The Menifee Gorilla; An American Dream

There is a new scary word for some folks here in Riverside County and other parts of the U.S., eminent domain. Last month the U.S. Supreme Court delivered a ruling allowing the government to conduct a land grab on private land for business development. This means that if your home or business is in the path of the raging urban sprawling bull it could end up being a parking lot for the next Costco.
One has to wonder how the long time locals of Menifee Valley feel about the thousand pound gorilla in their living rooms in the form of a bulldozer bearing down on their farms, dairy's and countryside homes. My understanding is that not long ago Menifee was a "one horse town" so-to-speak, and quite frankly some folks liked it that way. You don't have to live here long before you start hearing how the way things used to be; with the dirt roads, the clean air and that cherished (by some) countrified smell.

I watch the earth-movers excavating farm land, the paving of dirt roads, and sit back in fervent anticipation for the blasting that is sure to take place when the city punches thru the hillside behind Briggs Road to extend Newport Road out to Winchester.

The feeling of excitement for some as the area gives birth to a new era is evident. For others it's a setting sun that will only exist in the memories of the few, and may bring them to pack the wagons and head for quieter pastures.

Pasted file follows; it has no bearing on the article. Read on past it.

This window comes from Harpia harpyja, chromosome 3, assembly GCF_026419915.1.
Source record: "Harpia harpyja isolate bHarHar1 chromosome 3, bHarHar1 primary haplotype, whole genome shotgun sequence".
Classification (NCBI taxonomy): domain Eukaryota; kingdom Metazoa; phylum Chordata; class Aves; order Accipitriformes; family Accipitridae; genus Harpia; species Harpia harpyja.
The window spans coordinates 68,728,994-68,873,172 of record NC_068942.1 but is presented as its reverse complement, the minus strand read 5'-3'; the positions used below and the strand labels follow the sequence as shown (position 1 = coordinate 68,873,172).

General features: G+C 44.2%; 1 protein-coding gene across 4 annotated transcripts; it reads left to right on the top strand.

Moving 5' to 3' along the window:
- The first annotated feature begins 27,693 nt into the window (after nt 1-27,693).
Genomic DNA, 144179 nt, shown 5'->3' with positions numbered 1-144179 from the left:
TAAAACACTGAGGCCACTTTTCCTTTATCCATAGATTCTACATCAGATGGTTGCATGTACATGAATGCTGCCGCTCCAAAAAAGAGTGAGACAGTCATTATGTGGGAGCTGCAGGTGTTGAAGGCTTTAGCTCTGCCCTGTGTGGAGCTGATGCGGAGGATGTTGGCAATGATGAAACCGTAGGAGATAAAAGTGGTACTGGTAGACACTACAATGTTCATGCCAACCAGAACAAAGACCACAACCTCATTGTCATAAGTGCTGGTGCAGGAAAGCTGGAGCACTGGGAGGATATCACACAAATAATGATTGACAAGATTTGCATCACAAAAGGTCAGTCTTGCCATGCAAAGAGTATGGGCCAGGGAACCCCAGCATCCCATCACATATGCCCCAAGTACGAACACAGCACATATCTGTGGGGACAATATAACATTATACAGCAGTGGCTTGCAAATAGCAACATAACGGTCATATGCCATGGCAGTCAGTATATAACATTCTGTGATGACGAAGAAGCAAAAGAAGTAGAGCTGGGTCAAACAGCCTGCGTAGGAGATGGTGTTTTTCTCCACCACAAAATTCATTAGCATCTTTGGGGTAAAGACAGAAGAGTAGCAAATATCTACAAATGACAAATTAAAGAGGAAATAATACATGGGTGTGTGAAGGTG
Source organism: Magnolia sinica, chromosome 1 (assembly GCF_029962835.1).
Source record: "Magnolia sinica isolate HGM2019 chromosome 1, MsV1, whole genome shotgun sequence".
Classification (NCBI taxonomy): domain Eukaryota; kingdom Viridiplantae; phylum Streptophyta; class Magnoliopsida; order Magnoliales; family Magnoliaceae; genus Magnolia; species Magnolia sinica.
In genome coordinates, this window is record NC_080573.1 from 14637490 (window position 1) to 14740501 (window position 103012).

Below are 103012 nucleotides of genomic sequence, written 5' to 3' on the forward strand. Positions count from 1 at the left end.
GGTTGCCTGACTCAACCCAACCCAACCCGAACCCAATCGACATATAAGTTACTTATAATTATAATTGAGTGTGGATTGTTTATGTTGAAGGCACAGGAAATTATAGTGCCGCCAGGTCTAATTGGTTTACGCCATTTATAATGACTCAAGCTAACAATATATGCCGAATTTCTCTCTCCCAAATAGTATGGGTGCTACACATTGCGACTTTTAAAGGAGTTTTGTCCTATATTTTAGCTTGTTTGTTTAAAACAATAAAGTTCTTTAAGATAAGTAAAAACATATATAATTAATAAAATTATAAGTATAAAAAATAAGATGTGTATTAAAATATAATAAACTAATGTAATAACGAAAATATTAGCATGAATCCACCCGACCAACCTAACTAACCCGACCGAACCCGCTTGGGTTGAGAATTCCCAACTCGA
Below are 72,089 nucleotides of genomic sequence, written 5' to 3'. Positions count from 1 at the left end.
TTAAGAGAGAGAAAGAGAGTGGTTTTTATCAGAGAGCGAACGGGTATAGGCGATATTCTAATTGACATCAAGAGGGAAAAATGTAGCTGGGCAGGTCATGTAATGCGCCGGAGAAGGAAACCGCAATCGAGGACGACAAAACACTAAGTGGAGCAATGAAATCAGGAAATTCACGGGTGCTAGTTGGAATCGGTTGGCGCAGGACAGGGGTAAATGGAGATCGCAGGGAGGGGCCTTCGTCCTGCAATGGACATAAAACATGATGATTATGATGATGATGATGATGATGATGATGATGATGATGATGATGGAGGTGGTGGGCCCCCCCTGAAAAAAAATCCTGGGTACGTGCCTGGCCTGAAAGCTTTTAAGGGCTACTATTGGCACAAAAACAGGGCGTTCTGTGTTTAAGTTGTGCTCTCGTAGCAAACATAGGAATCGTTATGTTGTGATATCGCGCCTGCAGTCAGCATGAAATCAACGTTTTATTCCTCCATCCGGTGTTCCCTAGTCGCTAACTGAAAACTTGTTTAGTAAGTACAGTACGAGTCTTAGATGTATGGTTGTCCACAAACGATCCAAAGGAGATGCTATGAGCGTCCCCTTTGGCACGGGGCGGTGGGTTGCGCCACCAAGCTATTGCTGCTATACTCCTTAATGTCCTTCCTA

Many of us are pining for a Starbucks off Newport Road that we can hit before work on the way out to the freeway, or a family restaurant close by that isn't a bar or a drive thru Jack-in-the-Box. My family and I, as many of you are, are used to convenience. Let's face it, I'm a city boy, from a place where a dirt road was what got you to the campground and a small town was place without a Nordstrom. My family and I are here in Menifee for the investment. We chose this area for it's monitorial potential in our home, for it's charm and existing and developing character. I'm a man with a family and a dream, just as the many who lived here before me. My family and I came here to live the American dream of owning our own home. It’s unfortunate that our dream has to be at the expense of another's.


  1. Actually, it wasn't that long ago when "eminent domain" was on the minds of some here in Menifee, regarding the "Valley Rainbow Interconnect".

    San Diego Gas & Electric (SDG&E) had been trying to find ways to deliver more electricity to people in San Diego County. They conceived an idea to run 31 miles of power lines from Southern California Edison's power station on Menifee Road & Highway 74, down to SDG&E's power station in Rainbow.

    This would require the creation of steel poles and lattice towers stretching down parts of eastern Menifee, Winchester, and down beyond. There was a petition drive here against it, arguing all sorts of reasons why it was a bad idea (and of course none of those reasons mentioned it would lower property values).

    In the end, SDG&E pulled back on this project, and I think they're now trying to run lines through Cleveland National Forest, along the Santa Ana Mountains.